• Acne- This sticky August can cause your skin to become more oily and cause breakouts, it is also important to reestablish a hydration balance to the skin. Best prevention is a cleanser for face and body to deep clean the pores followed by glycol and salicylic acid pads (available for purchase at our office, ~$25) after a sticky day or activities.
  • Rosacea- If you have redness on the cheeks, it may be rosacea. Heat is a known trigger for rosacea, and we offer many products to combat that flushing. A daily sunscreen with Zinc oxide and Titanium dioxide as the active ingredients can calm the skin and prevent facial flushing. Skin Ceuticals company has developed a product, Redness Neutralizer used twice daily and can be helpful with rosacea or just “redness”.
  • Eczema- If you have been told you have Eczema, if it important to prevent this chronic condition from flaring. Atopic Dermatitis and Contact Dermatitis are inflammatory conditions that are made worse in the summer months from a variety of factors. If you have seasonal allergies along with a rash, daily antihistamines can prevent. The best prevention is avoidance of triggers along with an emollient cream head to toe every day,  our favorites are Vanicream and Epionce Medical Barrier cream.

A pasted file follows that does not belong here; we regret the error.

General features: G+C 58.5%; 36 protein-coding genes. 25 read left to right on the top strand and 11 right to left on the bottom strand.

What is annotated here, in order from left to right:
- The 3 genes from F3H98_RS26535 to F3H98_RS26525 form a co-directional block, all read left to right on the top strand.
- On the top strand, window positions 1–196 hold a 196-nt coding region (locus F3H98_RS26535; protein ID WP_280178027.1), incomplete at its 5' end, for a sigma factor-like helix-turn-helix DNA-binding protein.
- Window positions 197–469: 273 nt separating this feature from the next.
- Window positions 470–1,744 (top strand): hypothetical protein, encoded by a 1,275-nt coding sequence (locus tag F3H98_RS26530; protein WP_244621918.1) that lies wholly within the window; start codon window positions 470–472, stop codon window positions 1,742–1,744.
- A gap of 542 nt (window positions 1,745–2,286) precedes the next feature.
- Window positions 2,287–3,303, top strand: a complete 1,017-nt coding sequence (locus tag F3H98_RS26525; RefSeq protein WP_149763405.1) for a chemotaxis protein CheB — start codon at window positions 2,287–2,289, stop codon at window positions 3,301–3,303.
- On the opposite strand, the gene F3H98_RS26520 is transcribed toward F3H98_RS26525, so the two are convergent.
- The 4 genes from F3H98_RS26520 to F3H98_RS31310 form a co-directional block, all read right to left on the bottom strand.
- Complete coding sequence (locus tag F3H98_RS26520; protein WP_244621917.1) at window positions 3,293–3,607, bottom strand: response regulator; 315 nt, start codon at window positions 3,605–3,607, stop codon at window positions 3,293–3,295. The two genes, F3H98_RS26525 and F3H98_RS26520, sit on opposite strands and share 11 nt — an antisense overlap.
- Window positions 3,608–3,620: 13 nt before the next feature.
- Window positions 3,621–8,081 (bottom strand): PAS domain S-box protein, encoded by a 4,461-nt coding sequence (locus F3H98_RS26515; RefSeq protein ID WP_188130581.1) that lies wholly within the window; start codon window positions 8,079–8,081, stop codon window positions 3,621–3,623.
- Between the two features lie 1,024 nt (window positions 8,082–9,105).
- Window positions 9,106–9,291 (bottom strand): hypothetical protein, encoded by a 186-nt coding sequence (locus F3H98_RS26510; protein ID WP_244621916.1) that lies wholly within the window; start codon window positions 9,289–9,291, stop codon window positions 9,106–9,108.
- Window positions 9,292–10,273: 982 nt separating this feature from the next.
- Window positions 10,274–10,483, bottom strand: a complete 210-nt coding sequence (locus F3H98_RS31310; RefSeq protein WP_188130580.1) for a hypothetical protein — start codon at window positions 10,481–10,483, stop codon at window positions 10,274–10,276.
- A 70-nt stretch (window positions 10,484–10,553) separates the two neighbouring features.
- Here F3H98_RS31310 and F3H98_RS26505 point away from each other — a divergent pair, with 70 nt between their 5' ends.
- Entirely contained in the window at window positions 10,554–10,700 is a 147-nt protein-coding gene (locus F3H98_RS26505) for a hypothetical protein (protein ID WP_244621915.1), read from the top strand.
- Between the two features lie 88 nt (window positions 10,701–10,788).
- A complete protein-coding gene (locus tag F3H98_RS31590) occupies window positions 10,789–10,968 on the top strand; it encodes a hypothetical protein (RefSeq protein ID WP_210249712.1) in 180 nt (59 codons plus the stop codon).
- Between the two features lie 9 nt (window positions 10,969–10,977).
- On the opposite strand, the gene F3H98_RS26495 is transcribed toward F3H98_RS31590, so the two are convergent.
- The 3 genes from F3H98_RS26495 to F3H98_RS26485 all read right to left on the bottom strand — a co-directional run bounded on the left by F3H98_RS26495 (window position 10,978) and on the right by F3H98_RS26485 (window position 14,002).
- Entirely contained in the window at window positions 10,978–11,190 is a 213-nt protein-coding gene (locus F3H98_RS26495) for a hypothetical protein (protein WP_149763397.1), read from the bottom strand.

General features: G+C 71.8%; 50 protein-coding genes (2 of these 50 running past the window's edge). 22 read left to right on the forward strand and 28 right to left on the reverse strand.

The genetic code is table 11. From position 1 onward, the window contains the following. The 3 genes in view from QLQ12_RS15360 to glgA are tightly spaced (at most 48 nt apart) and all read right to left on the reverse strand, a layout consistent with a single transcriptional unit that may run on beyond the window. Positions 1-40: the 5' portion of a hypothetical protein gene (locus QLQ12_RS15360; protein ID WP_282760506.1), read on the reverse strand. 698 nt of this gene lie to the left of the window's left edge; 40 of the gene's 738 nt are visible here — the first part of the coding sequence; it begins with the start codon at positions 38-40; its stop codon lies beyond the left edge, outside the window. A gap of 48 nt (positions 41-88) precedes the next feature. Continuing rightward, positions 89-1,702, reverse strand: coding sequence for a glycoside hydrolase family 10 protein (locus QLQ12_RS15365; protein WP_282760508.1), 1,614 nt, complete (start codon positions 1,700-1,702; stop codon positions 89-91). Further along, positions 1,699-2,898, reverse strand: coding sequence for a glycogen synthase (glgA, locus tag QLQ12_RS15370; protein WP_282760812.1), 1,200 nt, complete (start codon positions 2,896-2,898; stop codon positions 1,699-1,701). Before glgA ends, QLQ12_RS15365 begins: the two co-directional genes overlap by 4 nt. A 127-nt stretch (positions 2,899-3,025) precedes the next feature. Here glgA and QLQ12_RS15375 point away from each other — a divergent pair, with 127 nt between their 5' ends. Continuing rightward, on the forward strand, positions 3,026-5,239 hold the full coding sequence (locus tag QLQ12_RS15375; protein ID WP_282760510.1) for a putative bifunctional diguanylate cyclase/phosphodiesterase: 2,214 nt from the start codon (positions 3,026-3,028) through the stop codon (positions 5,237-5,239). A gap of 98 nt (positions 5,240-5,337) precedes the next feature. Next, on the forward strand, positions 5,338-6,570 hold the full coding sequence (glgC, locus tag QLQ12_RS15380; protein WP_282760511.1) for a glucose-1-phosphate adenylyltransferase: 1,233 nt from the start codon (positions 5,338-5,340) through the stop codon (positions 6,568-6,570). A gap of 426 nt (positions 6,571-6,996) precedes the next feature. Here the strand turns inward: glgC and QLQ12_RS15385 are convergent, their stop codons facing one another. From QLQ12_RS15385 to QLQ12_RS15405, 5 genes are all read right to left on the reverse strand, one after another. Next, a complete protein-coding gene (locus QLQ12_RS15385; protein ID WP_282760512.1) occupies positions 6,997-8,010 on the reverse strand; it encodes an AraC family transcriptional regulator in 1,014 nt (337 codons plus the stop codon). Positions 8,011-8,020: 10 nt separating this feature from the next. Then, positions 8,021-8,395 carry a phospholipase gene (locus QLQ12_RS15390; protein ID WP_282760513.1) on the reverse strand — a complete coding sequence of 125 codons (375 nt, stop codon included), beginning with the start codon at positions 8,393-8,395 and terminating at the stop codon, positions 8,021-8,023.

• Fungal and yeast Infections- We all have yeast living on our skin. When the yeast grows out of control, a person can get a skin rash called tinea. This can be as mild as discoloration on the shoulders, athletes foot, or more severe, like jock itch. Zeasorb powder is our “go to” for prevention of jock itch and athletes foot, along with Kavi coral sulfa based bar soap. Tinea that has established itself on the skin may need a prescription anti-fungal treatment.
  • Heat Rash-  This rash is caused by accumulation of sweat beneath clogged pores on the skin. The rash will usually go away after the individual cools down, but it may persist if and need antibiotic therapy. Best first line treatment is a cool shower.
  • Bug Bites- Avoiding bug bites it difficult this time of year! We offer an all natural insect repellant here in the office, you can pick up any time. Avoiding peak insect hours is a great idea as well. If you get stung, pick up some hydrocortisone and saran anti itch cream from the drug store. If that doesn’t do the trick, come see us!

 If you would like to discuss your skin care regimen, our Nurse Practitioner Dr. Kingslea Moore can see you quickly for an evaluation and treatment.